Getting from home to school is an integral part of each day for young people. The school day starts and ends with a journey, whether this be by foot, on a bike, in a car or in larger scale private or public transport vehicles. For some young people and their families, this journey is easy and maybe even fun, for some it might be a nightmare. The journey to school can be a short hop or a long haul. Each individual has their own particular journey to school but what unites the individual student stories is a general lack of acknowledgement of these experiences by staff in the school they attend. Perhaps a reason for this is that the journey to school lies in a space between, a space between home and school. For staff, the school day begins when the students arrive on the school site, as this is when their responsibility begins. However, for students, the journey from home is integral to their school day, so it could be argued that for the young travellers their school day has begun before they reach the site, and it may not have started in a way that makes them ‘ready for learning’. In this piece, we are thinking about journeys to school by bus and more specifically, those journeys made by high school students; young people aged 11 to16 or 18 years old.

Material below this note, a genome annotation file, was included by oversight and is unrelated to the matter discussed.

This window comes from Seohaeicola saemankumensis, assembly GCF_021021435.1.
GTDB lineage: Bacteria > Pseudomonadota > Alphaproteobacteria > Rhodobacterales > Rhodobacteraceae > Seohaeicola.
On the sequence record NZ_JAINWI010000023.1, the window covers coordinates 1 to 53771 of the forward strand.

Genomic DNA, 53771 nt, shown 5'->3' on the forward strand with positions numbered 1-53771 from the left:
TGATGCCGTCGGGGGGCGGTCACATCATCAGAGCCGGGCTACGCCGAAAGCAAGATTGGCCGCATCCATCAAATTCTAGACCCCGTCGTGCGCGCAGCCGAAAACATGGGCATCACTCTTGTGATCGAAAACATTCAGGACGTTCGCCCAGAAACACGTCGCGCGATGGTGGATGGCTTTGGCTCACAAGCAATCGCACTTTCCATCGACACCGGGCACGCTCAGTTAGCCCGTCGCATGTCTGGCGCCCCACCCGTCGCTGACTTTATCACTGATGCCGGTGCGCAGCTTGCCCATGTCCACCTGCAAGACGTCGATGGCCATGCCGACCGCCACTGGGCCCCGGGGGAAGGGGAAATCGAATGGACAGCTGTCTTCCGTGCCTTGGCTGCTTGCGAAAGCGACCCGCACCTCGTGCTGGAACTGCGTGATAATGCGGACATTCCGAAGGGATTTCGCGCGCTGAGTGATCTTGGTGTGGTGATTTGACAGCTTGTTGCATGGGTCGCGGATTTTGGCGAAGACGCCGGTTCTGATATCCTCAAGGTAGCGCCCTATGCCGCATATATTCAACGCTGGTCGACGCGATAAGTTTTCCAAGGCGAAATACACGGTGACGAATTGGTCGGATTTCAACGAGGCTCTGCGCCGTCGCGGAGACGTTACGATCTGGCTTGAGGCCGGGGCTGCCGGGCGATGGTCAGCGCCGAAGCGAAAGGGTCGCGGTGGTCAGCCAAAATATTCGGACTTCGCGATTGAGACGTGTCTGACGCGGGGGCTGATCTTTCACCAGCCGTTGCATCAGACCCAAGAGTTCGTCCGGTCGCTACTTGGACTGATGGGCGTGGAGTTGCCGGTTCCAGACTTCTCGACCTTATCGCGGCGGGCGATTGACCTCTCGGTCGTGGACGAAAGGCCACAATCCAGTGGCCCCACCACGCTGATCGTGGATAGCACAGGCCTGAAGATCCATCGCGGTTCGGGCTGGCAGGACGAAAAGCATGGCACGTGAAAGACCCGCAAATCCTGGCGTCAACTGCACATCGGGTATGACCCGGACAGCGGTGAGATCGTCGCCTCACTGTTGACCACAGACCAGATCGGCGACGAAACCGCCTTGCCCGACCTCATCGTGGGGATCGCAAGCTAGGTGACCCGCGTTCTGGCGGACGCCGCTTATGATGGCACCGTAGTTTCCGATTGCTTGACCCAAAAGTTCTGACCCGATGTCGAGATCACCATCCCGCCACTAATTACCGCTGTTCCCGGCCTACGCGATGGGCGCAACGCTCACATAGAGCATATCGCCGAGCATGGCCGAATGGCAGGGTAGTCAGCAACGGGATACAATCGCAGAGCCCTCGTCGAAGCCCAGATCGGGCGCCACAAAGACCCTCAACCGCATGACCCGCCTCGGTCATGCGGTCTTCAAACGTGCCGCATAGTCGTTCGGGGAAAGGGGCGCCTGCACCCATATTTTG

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Publication Title

Teachers and Curriculum





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Institute of Education